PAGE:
This is a wonderful recipe; one of my very favorite dishes. Do not eliminate the heavy cream; I have already cut the amount in half. You can use whatever pasta shape you like; Marcella specifies shells, and she's right about this - the bits of sausage nestle perfectly inside "large" (not the size you can stuff) shells. However, I have recently started to use Pasta Setaro on a recommendation from Luisa, (and you know you can always trust Luisa), but I haven't found Pasta Setaro in that shape. So recently I've been using Pasta Setaro mezzi rigatoni or mezzi millerighe (almost the same as the rigatoni) that I get from BuonItalia. If you find another shape that works well, let me know.
The first time I ever ate this, Tracey and I cooked dinner together at what was then her new house. We sat in her kitchen, which is surrounded by windows on three sides, and it was like sitting in a little treehouse.
All the windows were open, it was raining, and we drank a fabulous bottle of wine Tracey had been saving since her graduation from Augustana. The night she graduated, we drank so much champagne to celebrate, we didn't get around to drinking this wine.
When we started to eat this pasta , we literally did not say one word. It was so good we were speechless!
½ pound mild pork sausage (Italian without fennel is best if you can find it)
2 tablespoons extra virgin olive oil
1 teaspoon chopped garlic
⅔ cup canned Italian peeled plum tomatoes, cut coarse, with their juice
¼ cup heavy cream
Freshly ground black pepper (optional)
2 tablespoons chopped parsley
1 pound pasta shells, mezzi rigatoni, or mezzi millerighe
Freshly grated parmigiano-reggiano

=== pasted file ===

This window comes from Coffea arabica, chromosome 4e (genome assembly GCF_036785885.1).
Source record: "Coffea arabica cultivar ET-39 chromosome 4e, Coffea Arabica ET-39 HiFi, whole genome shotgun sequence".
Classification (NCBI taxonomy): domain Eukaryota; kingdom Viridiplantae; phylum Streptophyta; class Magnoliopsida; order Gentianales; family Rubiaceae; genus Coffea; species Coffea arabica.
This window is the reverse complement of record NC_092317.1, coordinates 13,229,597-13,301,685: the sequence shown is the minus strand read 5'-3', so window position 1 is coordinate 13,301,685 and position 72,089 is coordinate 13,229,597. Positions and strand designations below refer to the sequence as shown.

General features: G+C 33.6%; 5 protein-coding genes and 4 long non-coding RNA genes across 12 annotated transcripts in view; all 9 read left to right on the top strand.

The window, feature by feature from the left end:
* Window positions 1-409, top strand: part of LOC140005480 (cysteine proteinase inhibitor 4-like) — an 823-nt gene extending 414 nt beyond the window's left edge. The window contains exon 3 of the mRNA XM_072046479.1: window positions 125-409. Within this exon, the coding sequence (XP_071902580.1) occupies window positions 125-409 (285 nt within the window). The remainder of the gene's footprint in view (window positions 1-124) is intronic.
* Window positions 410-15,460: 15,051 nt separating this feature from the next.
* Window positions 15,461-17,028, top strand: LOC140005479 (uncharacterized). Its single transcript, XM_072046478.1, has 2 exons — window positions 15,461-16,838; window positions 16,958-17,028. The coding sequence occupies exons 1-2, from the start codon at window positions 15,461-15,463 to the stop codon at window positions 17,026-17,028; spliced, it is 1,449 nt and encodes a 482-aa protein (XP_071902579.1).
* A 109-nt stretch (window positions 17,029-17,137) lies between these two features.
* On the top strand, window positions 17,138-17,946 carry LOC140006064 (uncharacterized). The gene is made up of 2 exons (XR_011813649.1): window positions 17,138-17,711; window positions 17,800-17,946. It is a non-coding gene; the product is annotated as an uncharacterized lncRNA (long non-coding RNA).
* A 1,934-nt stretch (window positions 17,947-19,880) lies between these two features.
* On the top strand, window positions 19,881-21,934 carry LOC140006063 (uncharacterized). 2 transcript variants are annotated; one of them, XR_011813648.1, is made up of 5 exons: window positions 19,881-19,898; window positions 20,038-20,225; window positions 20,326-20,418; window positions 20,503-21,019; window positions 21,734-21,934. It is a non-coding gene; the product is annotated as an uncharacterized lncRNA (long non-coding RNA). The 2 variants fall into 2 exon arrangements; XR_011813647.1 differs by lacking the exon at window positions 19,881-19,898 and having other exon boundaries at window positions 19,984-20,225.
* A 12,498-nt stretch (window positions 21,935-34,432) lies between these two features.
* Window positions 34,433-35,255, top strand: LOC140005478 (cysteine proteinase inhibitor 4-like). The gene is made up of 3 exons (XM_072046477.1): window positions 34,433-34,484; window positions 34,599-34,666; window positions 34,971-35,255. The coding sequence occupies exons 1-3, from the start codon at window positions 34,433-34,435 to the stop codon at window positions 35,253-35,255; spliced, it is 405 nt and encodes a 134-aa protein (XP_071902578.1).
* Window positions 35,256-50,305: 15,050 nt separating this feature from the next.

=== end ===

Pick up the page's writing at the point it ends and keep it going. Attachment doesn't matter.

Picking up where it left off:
If the sausage is in a casing, squeeze it out onto a plate. Break the sausage meat into pieces about the size of a walnut.
Heat a saute pan or saucier, and two tablespoons of olive oil. Let the oil get hot, and add the nuggets of sausage meat. (If you add the sausage to oil that is already hot, it won't stick.)
After the sausage meat is lightly browned, add the garlic, and cook briefly - for about 30 seconds. You want the garlic to color a little but not brown. Add the tomatoes, stir, and cook at a gentle simmer.
After about 20 minutes, when the fat separates from the other juices and floats free, add the cream, and turn up the heat. Cook for 1 or 2 minutes, stirring frequently until the cream is incorporated and reduced. Add salt. Turn off the heat, and stir in the chopped parsley.
While the sauce is simmering, cook the pasta to the al dente stage. Drain the pasta, add it to the pan the sauce is in, and toss with the sauce. Turn off the heat, and add the freshly grated cheese; toss again, and serve immediately. Let everyone add freshly ground pepper to taste at table, if desired.